Ottawa has awarded 23 contracts to McKinsey & Company since 2015 with a total value of $101.4-million, federal officials say – a figure that is significantly higher than what has previously been revealed.
Public Services and Procurement Canada has released a statement with a new summary of federal spending with the New York-based consulting firm, just ahead of a House of Commons committee meeting Wednesday in which MPs will debate plans to hold hearings into government contracts with the company.
According to a department spokesperson, three of the contracts were awarded through open solicitations, with a total value of $55.8-million, meaning “more than half of the total value of these contracts was awarded through competitive processes.” The other 20 contracts are described by the department as sole-sourced.
The statement does not explain why the $101.4-million total is significantly higher than the $66.1-million that has been disclosed to date through the annual public accounts, which detail federal spending up to March 31, 2022.
One of the main factors is likely the reporting period. The department’s new figures appear to include spending in the current fiscal year that started April 1, 2022. The department’s initial statement did not provide an explanation, nor did it provide details on each of the 23 contracts.
The Globe and Mail first reported in January, 2022, that the value of outsourcing to McKinsey has climbed steadily under the Liberals. After the latest public accounts were released, The Globe reported in November that contract spending with McKinsey had spiked by 89 per cent in a single year.
The issue resurfaced earlier this month when Radio-Canada reported on the same public accounts figures that had previously been covered by The Globe. Over the weekend, the public broadcaster reported that federal officials had issued a new estimate of $101.4-million.
Public Services and Procurement Canada on Monday provided a statement to The Globe that discusses the new total.
The department said 18 contracts, with a total value of $45.6-million, were part of a process called “call-ups” against a national standing offer to provide benchmarking services for various federal departments. The remaining two contracts were awarded outside of this process, one being low-dollar value and the other zero-dollar value.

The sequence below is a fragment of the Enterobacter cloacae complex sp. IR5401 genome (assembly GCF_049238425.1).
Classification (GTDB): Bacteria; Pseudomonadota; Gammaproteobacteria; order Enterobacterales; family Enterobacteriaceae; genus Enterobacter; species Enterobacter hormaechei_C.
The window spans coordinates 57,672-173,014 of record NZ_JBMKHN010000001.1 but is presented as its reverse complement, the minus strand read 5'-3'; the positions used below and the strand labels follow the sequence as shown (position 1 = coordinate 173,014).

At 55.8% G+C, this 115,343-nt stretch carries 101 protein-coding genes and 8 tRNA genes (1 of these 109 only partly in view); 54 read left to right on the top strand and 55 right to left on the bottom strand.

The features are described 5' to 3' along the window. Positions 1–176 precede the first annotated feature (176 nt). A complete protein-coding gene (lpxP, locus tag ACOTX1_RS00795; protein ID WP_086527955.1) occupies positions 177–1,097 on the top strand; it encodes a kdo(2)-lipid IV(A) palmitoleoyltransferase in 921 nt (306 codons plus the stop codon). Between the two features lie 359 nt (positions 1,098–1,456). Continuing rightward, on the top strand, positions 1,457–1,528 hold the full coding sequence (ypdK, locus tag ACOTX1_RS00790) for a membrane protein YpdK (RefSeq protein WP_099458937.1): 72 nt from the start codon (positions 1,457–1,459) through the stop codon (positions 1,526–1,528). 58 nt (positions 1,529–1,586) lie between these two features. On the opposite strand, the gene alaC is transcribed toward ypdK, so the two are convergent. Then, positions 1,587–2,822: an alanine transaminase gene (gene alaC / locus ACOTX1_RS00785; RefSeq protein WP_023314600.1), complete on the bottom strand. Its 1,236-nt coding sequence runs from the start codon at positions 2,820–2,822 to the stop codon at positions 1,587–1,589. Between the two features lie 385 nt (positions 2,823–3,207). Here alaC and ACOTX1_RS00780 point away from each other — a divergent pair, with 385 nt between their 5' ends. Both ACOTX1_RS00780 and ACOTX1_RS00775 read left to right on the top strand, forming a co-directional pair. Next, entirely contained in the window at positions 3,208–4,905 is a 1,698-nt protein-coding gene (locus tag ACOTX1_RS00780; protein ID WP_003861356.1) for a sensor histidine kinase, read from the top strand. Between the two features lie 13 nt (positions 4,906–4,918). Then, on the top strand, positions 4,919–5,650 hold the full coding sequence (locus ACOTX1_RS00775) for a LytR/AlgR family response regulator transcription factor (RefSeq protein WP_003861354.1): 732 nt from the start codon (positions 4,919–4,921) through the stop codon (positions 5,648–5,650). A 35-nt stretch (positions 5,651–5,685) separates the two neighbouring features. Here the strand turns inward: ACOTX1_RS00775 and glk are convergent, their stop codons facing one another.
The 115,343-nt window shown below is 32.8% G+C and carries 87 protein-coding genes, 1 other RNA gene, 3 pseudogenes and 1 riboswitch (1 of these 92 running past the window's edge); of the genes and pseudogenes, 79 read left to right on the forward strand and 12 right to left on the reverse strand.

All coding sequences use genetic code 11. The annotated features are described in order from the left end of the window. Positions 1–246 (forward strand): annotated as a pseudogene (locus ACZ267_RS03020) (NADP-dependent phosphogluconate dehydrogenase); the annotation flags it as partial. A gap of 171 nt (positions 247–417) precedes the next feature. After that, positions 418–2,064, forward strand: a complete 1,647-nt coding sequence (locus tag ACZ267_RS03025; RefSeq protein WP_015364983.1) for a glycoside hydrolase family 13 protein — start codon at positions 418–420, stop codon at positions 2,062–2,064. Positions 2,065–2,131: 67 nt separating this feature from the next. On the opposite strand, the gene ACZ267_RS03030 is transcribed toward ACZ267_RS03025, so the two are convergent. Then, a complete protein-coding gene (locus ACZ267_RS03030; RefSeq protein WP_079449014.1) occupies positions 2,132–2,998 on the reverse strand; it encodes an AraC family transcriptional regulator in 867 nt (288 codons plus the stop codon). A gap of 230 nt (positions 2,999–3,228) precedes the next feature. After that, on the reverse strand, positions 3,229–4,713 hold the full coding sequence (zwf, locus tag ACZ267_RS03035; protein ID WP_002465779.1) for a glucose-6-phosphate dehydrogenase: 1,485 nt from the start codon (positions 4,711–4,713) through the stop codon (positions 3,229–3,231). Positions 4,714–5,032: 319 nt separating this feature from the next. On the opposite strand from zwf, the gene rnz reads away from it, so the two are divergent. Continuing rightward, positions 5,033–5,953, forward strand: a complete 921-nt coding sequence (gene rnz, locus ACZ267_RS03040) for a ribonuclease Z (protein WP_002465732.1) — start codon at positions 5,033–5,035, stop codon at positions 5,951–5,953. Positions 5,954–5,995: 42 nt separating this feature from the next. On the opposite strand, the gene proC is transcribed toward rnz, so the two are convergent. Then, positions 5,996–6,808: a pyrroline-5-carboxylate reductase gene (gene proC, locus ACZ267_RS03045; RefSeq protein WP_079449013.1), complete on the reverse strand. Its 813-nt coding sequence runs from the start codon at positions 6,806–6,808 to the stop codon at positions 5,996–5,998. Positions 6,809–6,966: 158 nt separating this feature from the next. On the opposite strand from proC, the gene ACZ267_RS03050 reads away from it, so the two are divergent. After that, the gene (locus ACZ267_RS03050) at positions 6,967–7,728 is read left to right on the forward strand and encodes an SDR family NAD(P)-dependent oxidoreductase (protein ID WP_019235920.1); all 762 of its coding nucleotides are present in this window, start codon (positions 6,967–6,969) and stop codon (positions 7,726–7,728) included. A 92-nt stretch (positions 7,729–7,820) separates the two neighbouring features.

“These services consists of functional tools, databases, and expert support to measure their performance against similar Canadian and international organizations in order to identify deficiencies and opportunities for improvement. Such services may be used to support complex programs, including digital modernization and other large transformational initiatives,” the department said in relation to the benchmarking.
McKinsey defended its federal contracting work last week and released a longer statement Monday.
“We’re proud of our 55-year history in Canada, as well as our positive impact in the communities where we live and work,” the company said. “We welcome the Standing Committee on Government Operations and Expenditures review of our work for the Government of Canada.”
The company said it works with provincial and federal public servants in Canada, regardless of political affiliation.
“We work on independent research, economic and sector-based insights, in addition to core management topics such as the reduction of document processing backlogs, digitization of processes, technology strategy, operational improvements, and change management.
“This work does not include policy development and/or political advice. We support the service delivery objectives pursued by the professional public servants who lead the departments and agencies we serve.”
The statement goes on to add that while the number of federal contracts awarded to McKinsey has grown over the past five years, it is a comparatively small provider compared to other consulting firms such as Accenture, Deloitte, Ernst & Young, KPMG and PricewaterhouseCoopers.
Prime Minister Justin Trudeau said last week that he has asked Public Services and Procurement Minister Helena Jaczek and Treasury Board president Mona Fortier to look into the spending with McKinsey.
In the early years of the Trudeau government, Dominic Barton acted for a time as both the head of McKinsey and as the volunteer chair of former finance minister Bill Morneau’s advisory council on economic growth.
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